If a protestant couple thought that a particular Catholic church were pretty, would (and could) the Catholic parish priest or bishop allow them to have their ceremony in that very Catholic church?
Perhaps they could get permission to borrow a Catholic building but, one of the two must be Catholic in order to have Catholic clergy marry them.
i would hope not
It happens a lot in NY. Many churches here let non-Catholics have their weddings, they rent the space, they pay much more than a parishoner would in terms of fees and they have to bring their own minister.
I could not find any canonical reason why this is not possible, but like many decisions, it’s a matter of parish and diocesan policy.
As I learned during my wedding plans over two years ago at my parish, “non-members” had to pay a much higher marriage ceremony fee than member parishioners. What “non-member” means in terms of being Catholic or non-Catholic was unclear.
I will speculate that most parishes have a full schedule already of Catholic weddings. Further, as many Protestants may only want a “pretty backdrop” for their church wedding, a high ceremony rate (Bring your own minister) is designed to scare off non-Catholic weddings in some places–if the diocese doesn’t restrict them altogether.
Still, it would be nice to know a canonical answer, if there is one.
This is certainly anecdotal but my sister has been the Wedding coordinator at our Basilica (which is the second largest parish in the Chicago Archdiocese) for twenty two years. There used to be a one year wait to get a Saturday from April through October. That would be with up to three weddings per Saturday. This whole year there have only been ten weddings from January through mid May.
What would they do about the crucifix? Statues? Stations of the Cross? What would the family say? I mean, most families have their own church and their own pastor…:shrug:
I was at a wedding 2 years ago. The bride and groom were both Catholics(non-practicing). The wedding took place in an Anglican Church. The Anglican minister was a former Catholic priest. This came to mind and I thought it might be interesting to you.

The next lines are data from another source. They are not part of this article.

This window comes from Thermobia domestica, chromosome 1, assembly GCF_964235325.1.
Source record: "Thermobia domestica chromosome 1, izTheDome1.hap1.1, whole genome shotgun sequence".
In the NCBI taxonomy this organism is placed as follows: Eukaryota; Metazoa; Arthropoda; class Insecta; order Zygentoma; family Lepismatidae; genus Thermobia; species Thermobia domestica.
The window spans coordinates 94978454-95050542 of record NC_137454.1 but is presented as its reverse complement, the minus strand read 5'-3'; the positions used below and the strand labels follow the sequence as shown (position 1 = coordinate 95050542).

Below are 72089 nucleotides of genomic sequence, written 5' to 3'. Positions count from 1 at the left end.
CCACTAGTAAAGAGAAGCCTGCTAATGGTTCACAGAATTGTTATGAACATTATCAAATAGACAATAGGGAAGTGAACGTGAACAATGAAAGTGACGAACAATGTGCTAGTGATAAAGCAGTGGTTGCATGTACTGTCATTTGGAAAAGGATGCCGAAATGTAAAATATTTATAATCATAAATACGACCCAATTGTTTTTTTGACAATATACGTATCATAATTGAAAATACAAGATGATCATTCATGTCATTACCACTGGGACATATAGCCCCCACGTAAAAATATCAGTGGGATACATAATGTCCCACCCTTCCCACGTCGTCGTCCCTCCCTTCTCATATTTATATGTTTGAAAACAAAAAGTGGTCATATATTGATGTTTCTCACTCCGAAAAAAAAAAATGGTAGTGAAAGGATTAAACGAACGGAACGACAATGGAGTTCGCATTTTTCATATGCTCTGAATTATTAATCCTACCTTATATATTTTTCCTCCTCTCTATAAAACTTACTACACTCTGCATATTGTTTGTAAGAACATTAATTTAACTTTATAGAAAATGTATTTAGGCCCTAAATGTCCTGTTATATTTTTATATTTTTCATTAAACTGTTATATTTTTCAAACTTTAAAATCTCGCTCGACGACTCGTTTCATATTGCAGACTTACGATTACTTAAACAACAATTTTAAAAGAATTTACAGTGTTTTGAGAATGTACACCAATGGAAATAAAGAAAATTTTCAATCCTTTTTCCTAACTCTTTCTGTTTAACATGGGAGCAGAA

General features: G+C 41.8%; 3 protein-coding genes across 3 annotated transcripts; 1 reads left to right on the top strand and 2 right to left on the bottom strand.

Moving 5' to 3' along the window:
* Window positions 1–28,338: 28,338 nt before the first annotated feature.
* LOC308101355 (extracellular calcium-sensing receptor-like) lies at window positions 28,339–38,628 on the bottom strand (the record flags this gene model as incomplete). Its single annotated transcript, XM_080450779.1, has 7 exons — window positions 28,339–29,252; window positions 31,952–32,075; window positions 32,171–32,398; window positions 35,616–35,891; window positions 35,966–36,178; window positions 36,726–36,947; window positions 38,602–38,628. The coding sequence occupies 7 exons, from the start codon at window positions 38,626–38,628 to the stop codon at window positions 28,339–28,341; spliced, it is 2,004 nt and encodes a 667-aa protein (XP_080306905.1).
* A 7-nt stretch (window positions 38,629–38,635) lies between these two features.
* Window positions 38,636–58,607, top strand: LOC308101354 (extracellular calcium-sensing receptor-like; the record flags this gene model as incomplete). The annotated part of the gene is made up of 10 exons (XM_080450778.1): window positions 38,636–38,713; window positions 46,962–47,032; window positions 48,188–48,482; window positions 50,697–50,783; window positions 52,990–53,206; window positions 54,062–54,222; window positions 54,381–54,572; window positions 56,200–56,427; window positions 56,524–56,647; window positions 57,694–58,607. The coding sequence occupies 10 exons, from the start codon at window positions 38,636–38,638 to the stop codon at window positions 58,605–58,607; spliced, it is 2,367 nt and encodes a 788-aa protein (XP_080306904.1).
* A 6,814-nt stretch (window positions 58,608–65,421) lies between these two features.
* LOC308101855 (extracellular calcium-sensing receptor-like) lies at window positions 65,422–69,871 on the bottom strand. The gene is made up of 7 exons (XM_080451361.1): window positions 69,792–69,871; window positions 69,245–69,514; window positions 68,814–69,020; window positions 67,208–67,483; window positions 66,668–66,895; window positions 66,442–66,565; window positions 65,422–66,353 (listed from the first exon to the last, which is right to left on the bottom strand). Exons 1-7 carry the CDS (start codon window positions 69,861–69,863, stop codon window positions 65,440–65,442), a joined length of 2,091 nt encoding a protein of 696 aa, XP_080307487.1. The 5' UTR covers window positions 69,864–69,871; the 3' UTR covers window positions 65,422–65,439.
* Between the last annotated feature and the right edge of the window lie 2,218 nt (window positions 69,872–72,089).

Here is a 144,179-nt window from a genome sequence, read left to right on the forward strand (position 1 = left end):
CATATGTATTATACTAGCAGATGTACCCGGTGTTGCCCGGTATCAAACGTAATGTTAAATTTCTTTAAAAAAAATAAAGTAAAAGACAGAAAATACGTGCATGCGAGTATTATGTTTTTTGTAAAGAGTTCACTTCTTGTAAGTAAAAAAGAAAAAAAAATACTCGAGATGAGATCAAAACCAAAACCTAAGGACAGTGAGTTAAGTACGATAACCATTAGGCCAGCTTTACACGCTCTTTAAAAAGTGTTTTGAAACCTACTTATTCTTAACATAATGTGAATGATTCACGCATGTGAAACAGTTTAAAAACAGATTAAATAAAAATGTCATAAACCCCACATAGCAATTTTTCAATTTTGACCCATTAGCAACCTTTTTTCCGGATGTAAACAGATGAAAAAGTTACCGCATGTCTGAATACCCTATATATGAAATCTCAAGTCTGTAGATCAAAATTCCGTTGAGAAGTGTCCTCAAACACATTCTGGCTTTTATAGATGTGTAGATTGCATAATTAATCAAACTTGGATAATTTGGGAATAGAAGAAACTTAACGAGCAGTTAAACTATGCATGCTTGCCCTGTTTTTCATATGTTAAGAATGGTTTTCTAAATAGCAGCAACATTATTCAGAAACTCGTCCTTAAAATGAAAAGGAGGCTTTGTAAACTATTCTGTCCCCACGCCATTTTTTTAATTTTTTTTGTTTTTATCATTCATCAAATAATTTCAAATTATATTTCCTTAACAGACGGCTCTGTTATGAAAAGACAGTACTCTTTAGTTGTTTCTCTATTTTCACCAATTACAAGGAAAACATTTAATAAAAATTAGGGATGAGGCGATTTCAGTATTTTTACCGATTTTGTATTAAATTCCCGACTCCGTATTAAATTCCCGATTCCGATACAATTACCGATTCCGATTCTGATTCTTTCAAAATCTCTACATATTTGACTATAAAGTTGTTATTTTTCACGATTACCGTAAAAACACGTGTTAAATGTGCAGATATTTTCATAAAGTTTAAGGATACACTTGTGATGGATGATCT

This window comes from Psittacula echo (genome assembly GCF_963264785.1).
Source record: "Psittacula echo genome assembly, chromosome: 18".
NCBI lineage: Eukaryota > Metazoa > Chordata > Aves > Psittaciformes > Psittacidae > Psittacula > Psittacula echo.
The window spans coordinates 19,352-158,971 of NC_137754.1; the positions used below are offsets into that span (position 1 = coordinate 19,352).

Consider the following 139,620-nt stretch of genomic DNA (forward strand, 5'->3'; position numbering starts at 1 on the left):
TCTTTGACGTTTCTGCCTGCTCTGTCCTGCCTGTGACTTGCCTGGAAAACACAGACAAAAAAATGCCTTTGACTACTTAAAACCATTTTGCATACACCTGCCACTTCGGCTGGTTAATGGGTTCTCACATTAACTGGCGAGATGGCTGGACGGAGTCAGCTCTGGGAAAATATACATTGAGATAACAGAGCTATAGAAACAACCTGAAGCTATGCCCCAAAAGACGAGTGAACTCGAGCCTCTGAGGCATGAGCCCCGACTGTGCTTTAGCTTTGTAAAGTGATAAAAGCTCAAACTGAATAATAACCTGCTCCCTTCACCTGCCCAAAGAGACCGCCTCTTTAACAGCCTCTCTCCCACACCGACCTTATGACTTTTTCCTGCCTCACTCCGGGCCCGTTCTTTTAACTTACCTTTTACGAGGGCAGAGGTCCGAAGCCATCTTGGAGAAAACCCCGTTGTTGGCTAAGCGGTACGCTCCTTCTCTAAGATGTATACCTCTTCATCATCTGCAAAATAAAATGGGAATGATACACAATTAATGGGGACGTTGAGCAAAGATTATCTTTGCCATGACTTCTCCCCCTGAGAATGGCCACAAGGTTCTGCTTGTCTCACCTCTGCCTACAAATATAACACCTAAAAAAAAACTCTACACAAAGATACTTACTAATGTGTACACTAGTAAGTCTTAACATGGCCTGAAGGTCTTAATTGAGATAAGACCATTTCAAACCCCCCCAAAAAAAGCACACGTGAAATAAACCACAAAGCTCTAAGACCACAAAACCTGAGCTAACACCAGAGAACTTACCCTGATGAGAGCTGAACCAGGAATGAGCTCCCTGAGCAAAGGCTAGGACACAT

That is not a valid marriage. Too bad for them.
I’m sure I’ve heard of British people marrying in churches in Italy (where I’m assuming most churches are Catholic), and as far as I know of neither one of the couple was Catholic. Not sure how that works exactly, unless it was just the building that was used.
I’m assuming the above wouldn’t be considered a valid marriage then under Catholic eyes?
Not sure about Canada, but in England because the Church of England is still established, anyone has the right to an Anglican funeral in their own parish, and I think nearly everyone can have an Anglican wedding, though in my parents’ day it used to be that divorcees couldn’t.
I think the couple still may need to explain the circumstances of a divorce to a priest and it may be harder for an unfaithful party. There’s even a website encouraging church weddings (though the layout looks disturbingly commercialist really).
I know of a Catholic Church which is on an “Historical Monuments” list, that is used for weddings for many Christian denominations.
None of the other posters seem to think it’s a weird question. And y’know, there are some protestants that wouldn’t be bothered at all by statues, a crucifix, or stations.
Actually, given that both of them were Christian, it would be considered a valid sacrament.
Canon law permits a bishop to allow Catholic churches to be used by non-Catholics for worship, weddings, or funerals. It is up to the local bishop.
Would you happen to have the canon handy? A friend asked me this question, but I don’t have a reference.
Boy, you learn something new every day. It never crossed my mind that a non Catholic would even want to get married in a Catholic church.
What can I say? We do have some very pretty churches that make a bride and groom look great in wedding photos.
The scenario you were responding to was 2 catholics marrying outside the catholic church. This is an invalid marriage due to lack of form.
The bishop can allow it. See: 1993 Directory #137.
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137. Catholic churches are consecrated or blessed buildings which have an important theological and liturgical significance for the Catholic community. They are therefore generally reserved for Catholic worship. However, if priests, ministers or communities not in full communion with the Catholic Church do not have a place or the liturgical objects necessary for celebrating worthily their religious ceremonies, the diocesan Bishop may allow them the use of a church or a Catholic building and also lend them what may be necessary for their services. Under similar circumstances, permission may be given to them for interment or for the celebration of services at Catholic cemeteries.